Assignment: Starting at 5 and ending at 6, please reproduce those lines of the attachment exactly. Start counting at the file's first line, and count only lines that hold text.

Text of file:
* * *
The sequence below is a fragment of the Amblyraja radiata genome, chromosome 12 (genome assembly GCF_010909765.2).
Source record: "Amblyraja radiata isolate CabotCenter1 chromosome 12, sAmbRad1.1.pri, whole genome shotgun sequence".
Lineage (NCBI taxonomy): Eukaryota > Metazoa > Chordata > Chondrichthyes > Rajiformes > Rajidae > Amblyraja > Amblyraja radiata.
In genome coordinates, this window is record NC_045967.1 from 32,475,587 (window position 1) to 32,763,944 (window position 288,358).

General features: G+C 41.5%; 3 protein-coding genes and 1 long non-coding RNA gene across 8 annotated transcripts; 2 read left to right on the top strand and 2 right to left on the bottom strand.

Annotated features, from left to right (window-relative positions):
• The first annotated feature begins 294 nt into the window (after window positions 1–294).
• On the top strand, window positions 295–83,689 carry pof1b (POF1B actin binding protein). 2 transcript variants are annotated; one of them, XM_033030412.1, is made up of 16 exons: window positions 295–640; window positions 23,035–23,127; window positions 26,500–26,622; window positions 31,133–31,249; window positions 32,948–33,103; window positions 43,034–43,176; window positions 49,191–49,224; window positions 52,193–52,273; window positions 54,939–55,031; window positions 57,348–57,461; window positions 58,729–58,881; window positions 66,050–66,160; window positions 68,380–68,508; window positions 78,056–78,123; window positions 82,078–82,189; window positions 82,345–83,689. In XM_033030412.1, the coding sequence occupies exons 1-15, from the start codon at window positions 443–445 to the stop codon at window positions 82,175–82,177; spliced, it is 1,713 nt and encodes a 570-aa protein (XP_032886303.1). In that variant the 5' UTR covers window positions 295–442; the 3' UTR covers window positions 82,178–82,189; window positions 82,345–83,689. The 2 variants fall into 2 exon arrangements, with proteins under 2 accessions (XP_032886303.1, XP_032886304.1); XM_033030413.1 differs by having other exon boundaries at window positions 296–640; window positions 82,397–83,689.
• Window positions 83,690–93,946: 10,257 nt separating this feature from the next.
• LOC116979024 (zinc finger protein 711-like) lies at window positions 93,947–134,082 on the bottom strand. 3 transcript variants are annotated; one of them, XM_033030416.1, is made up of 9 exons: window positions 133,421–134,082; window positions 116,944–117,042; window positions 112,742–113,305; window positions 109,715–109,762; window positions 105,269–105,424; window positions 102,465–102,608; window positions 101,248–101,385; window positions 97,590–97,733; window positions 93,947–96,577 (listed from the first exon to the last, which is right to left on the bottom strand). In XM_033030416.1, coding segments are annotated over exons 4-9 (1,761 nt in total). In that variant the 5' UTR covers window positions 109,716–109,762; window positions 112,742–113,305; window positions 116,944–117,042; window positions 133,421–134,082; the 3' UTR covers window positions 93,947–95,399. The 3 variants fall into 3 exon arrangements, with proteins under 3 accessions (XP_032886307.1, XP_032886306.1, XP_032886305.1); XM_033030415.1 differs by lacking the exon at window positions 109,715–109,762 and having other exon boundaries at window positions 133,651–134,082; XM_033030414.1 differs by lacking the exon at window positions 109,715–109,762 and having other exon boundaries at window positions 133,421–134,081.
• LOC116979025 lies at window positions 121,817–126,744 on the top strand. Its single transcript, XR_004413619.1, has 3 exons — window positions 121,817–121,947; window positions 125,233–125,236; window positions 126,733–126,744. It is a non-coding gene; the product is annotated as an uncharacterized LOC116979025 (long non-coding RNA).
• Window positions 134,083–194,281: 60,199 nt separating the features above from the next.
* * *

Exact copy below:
General features: G+C 41.5%; 3 protein-coding genes and 1 long non-coding RNA gene across 8 annotated transcripts; 2 read left to right on the top strand and 2 right to left on the bottom strand.

Annotated features, from left to right (window-relative positions):